Frida Kahlo (1907-1954), "Broken Column" (1944)
As I approach age 77, I have begun to think of myself as an amateur intellectual historian. This year, I have written ten (10) journals, ranging in size from 120150 pages each. They have titles like "Bookshop Journal," "Bike Journal," "Publishing Journal" "Occupy Journal," "The Co-op Journal," "Woman's Journal," "Spiritual Journal." My latest is "Sex Journal."
As an intellectual historian, one of my greatest interests, perhaps the greatest after peace-and-justice, has been Feminist Art. Perhaps the most famous feminist artist of all time, next to Georgia O'Keefe of course, is Frida Kahlo. Yet I have never "investigated" ("studied," "thought of") her as a feminist artist. This morning (and it really is morning: 4 a.m.) I'm asking, "What is particularly feminist about Frida Kahlo?" To help me answer that question, I've read
Liza Blakewell's "Frida Kahlo: A Contemporary Feminist Reading," in Frontiers, A Journal of Woman's Studies.
I spent a year in Mexico (1959), where I had gone to put together an Anthology of Contemporary Mexican Poetry for my new poetry press.And I agree with Liza Blakewell that Frida must be understood in the background of mestizaje, whose most visible figure was Jose Vasconcelos and his "raza cosmica." It must also be remembered that her father, Wilhelm Kahlo, was a Hungarian Jew who emigrated to Mexico in 1892; Frida was Mexican, but she, like Mexico itself, was a hybrid of Europe.
In 1929, Frida married the most visible artist of mestizaje and the new revolutionary self-conscious nationalism and indigenista of his country, Diego Rivera. When I took classes at The New School in New York, the entire dining room was covered with original murals of Orozco, so one can see Frida's background, in part, in the Mexican mural genre; however, there were no women muralists.
In my "Woman's Journal," I disclose an unusual feature of gender difference between men and women in the workplace that has great relevance for seeing Frida as a feminist I realize. In the workplace, when there is conflict and problem, men are able to resolve and reconcile half the time; they do this quickly, if not well. Women, on the other hand, are able to resolve and reconcile less than half as often as men, and they do so slowly. The feminist study in which I read this report explained that, for me, the question was how to "get on with the job" as quickly and efficiently as possible, even if it meant a less than sincere overlooking the problems. But for women, the relationships were more important than the job, and they wanted problems between people looked into deeply and well.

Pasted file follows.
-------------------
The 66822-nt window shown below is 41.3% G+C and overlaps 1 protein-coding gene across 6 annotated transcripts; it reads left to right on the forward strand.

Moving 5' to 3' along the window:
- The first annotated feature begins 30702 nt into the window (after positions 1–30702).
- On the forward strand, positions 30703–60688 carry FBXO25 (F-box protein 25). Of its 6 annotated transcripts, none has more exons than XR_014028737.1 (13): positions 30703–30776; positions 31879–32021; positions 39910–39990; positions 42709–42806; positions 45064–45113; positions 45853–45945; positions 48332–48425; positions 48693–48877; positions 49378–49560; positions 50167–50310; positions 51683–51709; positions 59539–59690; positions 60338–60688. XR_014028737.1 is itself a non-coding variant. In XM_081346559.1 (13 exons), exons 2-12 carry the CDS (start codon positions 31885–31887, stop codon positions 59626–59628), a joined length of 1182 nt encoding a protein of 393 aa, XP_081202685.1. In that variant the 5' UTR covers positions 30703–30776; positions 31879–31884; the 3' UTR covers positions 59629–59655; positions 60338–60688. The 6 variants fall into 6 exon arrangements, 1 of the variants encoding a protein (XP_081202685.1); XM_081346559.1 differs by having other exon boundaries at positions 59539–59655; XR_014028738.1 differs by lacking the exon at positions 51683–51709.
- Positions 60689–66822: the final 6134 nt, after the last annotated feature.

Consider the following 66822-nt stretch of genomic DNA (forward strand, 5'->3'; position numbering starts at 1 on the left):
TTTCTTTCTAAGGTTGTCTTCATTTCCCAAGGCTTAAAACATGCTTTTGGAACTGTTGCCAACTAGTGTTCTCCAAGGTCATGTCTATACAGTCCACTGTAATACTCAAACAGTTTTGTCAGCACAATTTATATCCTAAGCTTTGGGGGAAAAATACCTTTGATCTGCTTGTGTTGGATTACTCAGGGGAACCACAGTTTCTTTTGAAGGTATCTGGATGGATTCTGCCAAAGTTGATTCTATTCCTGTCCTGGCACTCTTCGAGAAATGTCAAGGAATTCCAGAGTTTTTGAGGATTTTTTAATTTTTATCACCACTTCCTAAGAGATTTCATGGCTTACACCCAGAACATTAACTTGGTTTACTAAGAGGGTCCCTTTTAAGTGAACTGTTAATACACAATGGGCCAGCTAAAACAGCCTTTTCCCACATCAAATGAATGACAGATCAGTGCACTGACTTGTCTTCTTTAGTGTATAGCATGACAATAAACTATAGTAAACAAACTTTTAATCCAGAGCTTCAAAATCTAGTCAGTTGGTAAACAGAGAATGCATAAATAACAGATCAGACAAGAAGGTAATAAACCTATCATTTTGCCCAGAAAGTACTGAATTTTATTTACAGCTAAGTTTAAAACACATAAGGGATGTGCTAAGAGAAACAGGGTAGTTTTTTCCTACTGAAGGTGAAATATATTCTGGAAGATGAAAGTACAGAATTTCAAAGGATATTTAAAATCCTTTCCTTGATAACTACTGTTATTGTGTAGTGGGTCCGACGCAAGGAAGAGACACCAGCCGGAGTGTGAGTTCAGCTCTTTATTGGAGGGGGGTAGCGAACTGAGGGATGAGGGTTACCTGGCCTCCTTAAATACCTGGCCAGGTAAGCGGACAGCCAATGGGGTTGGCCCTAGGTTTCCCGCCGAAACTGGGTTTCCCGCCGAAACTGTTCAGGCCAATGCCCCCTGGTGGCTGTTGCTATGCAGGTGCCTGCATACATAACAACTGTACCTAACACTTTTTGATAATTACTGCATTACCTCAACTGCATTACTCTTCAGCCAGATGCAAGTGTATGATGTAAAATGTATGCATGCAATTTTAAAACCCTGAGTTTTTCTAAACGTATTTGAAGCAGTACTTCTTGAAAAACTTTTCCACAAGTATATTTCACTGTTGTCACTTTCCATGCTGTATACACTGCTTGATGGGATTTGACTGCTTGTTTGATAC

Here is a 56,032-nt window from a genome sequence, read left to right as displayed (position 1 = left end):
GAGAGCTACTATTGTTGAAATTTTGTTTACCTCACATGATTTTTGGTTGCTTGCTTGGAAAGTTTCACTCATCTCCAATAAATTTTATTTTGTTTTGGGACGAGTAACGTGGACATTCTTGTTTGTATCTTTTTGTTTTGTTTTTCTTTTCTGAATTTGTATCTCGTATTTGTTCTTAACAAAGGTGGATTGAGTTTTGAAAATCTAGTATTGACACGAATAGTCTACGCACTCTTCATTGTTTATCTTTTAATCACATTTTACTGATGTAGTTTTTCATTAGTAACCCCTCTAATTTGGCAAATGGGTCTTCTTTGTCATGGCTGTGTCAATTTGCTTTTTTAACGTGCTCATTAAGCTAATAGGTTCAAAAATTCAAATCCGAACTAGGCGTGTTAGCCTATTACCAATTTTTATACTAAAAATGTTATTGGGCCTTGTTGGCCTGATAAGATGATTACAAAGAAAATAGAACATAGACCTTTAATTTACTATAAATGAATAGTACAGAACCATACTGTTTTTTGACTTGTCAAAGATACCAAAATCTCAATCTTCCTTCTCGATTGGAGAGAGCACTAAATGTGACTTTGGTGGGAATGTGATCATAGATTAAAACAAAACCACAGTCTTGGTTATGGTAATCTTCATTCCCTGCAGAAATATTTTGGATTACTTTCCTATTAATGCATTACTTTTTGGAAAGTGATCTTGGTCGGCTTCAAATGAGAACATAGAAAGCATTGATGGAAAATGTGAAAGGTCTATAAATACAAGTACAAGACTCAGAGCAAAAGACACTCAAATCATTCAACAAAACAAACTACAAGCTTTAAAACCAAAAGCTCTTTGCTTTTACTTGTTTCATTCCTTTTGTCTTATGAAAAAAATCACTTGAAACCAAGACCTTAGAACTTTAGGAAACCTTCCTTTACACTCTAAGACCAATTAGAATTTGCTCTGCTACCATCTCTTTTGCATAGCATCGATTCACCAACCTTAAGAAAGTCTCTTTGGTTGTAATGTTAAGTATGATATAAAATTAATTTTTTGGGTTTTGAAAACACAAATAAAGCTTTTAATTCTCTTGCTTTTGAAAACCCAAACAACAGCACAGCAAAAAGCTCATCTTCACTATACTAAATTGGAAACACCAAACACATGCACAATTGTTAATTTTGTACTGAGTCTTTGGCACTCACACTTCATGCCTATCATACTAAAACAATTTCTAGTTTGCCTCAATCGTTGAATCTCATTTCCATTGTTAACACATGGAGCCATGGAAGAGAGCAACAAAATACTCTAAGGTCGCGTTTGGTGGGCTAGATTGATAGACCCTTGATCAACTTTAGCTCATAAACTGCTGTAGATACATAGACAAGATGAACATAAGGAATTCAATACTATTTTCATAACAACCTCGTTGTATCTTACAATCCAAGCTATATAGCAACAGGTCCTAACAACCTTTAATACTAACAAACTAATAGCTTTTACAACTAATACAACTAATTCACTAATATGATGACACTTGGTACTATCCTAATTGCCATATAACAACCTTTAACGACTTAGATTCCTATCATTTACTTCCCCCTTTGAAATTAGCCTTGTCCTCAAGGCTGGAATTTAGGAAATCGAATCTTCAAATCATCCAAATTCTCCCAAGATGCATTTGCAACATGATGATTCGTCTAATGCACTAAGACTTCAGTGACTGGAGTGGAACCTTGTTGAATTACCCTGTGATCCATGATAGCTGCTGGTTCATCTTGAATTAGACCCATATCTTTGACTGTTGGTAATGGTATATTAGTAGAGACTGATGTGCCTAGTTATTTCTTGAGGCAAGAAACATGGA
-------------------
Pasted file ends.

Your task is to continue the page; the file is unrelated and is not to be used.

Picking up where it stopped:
How does this apply to Frida? Well, the Mexican Revolution that her husband was the artistic leader of had immense contradictions and betrayals, huge problems, problems that resulted in the October 2, 1968 government massacre of hundreds of peaceful citizen protesters in Mexico City for example. For Diego Rivera and the other male artists, these contradictions were quickly glossed over. But for Frida, the Mexican Revolution included its contradictions, and she refused to gloss over them because they highlighted relationships interesting to her as a woman and an artist, or so I think. Bakewell even sees Frida combining male and female within individuals in her art, as she embraced everything puzzling and problematic, a great feminist characteristic (at least, one outside of Academia). Frida was a cultural cross-dresser!
Frida was also a social cross-dresser and cross-dressed in her paintings. She posed for a photograph, with her family, dressed as a man, as a protest of "woman's place." She paints herself in male clothing of her time and place. She cut off her hair (a protest against "female beauty"). She would paint a moustache on her self-portraits and exaggerate manish facial hairs, gender-blending and sexually ambiguous to say the least. Mexican women were repeatedly told to stay out of the political realm, but Frida continuously violated this spoken and unspoken prohibition.
Finally, Frida fashioned a feminist identity for herself, ingeniously and originally. In Mexico of her time, a woman could gain recognition in mainly three ways: in religion, on the stage, and in her marriage. Well, Friday married well, from the point of view of recognition (Diego Rivera). And her home, her life, and her paintings are replete with religious iconography. Although she did not do a lot of stage, she did do a lot of staging, as she was primarily a self-portraitist of what today would be called "the Cindry Sherman kind," of so I believe. Finally, as Octavio Paz has pointed out, Frida was feminist by virtue of her deliberate sexual ambiguity, an original protest in that place at that time.